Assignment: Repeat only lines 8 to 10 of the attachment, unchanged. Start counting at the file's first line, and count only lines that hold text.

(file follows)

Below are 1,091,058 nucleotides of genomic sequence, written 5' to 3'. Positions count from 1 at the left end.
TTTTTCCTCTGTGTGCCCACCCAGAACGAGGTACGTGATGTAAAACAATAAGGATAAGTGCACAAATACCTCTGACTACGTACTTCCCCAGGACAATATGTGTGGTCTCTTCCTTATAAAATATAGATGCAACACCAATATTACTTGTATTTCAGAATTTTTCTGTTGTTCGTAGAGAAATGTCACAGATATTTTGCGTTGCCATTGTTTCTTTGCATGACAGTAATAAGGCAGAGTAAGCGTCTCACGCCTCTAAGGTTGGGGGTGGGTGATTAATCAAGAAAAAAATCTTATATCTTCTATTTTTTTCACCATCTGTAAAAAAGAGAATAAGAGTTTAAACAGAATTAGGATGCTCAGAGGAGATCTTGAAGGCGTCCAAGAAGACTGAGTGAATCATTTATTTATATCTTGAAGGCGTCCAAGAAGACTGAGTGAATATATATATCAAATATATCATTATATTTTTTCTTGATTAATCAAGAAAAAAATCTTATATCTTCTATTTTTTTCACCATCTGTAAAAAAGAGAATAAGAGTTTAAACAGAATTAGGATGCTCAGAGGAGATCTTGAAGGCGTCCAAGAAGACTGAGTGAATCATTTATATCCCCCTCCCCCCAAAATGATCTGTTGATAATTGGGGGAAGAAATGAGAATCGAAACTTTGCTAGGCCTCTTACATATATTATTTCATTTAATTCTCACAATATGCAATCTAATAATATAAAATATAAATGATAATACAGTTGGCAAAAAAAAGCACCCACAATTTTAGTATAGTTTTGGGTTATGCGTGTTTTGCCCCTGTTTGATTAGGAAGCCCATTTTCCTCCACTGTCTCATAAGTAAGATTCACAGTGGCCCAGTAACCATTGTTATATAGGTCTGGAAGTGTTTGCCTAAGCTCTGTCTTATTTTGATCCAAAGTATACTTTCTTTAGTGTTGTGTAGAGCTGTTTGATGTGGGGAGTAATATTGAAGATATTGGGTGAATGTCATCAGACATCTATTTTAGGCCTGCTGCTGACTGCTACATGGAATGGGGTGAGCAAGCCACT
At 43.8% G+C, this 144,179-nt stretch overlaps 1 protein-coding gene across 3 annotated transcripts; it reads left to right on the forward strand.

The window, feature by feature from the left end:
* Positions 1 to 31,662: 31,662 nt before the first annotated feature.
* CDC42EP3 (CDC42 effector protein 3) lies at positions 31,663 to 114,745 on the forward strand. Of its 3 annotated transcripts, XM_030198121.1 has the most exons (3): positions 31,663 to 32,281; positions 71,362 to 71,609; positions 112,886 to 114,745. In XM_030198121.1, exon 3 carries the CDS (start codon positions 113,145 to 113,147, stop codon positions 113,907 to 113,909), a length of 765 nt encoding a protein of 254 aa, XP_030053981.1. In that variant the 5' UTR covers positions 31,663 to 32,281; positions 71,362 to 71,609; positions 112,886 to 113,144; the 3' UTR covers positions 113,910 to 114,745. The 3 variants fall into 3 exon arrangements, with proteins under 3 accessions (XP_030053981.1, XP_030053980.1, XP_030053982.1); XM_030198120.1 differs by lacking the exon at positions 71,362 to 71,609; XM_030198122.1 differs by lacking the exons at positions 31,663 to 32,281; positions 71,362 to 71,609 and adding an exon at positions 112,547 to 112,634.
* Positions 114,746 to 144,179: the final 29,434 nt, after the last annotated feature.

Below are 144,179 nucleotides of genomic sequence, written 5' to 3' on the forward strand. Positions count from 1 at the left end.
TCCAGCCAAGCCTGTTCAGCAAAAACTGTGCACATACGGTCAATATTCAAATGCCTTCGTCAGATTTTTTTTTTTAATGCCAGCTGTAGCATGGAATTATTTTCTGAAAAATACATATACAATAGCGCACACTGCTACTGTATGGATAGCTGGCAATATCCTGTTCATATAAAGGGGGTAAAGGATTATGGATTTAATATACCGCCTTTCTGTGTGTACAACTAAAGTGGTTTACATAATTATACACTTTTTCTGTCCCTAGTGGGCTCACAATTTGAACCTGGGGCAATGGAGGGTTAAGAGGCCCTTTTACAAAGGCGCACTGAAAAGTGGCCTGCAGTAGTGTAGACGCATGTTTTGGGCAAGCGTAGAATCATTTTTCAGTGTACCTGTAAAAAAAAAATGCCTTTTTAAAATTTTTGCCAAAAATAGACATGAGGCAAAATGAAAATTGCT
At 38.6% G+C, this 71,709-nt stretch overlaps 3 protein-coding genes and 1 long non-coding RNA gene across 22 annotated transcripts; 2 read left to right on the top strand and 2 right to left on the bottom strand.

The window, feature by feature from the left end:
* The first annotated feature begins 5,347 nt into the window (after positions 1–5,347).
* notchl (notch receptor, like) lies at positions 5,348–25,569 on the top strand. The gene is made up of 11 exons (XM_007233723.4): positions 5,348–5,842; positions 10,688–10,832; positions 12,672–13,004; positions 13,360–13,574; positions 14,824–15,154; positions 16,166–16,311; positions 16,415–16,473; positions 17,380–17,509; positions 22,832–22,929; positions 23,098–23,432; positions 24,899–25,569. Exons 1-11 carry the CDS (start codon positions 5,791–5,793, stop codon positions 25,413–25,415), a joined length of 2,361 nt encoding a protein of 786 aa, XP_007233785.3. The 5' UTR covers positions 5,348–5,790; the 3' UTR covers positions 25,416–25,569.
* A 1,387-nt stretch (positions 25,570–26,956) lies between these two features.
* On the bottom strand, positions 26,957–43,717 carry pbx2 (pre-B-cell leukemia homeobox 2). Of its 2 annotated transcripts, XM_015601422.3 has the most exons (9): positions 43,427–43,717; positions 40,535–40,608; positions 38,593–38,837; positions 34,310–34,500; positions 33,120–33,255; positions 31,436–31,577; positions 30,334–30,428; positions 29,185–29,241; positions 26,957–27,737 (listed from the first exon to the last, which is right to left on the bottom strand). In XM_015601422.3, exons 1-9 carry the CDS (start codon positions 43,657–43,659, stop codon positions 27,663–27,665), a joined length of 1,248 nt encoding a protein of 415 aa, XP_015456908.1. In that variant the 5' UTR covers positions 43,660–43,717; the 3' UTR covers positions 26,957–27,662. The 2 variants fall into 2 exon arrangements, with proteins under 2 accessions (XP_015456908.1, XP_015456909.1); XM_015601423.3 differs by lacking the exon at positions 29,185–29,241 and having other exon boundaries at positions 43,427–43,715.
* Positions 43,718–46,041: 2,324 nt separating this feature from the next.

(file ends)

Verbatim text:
Below are 144,179 nucleotides of genomic sequence, written 5' to 3' on the forward strand. Positions count from 1 at the left end.
TCCAGCCAAGCCTGTTCAGCAAAAACTGTGCACATACGGTCAATATTCAAATGCCTTCGTCAGATTTTTTTTTTTAATGCCAGCTGTAGCATGGAATTATTTTCTGAAAAATACATATACAATAGCGCACACTGCTACTGTATGGATAGCTGGCAATATCCTGTTCATATAAAGGGGGTAAAGGATTATGGATTTAATATACCGCCTTTCTGTGTGTACAACTAAAGTGGTTTACATAATTATACACTTTTTCTGTCCCTAGTGGGCTCACAATTTGAACCTGGGGCAATGGAGGGTTAAGAGGCCCTTTTACAAAGGCGCACTGAAAAGTGGCCTGCAGTAGTGTAGACGCATGTTTTGGGCAAGCGTAGAATCATTTTTCAGTGTACCTGTAAAAAAAAAATGCCTTTTTAAAATTTTTGCCAAAAATAGACATGAGGCAAAATGAAAATTGCT
At 38.6% G+C, this 71,709-nt stretch overlaps 3 protein-coding genes and 1 long non-coding RNA gene across 22 annotated transcripts; 2 read left to right on the top strand and 2 right to left on the bottom strand.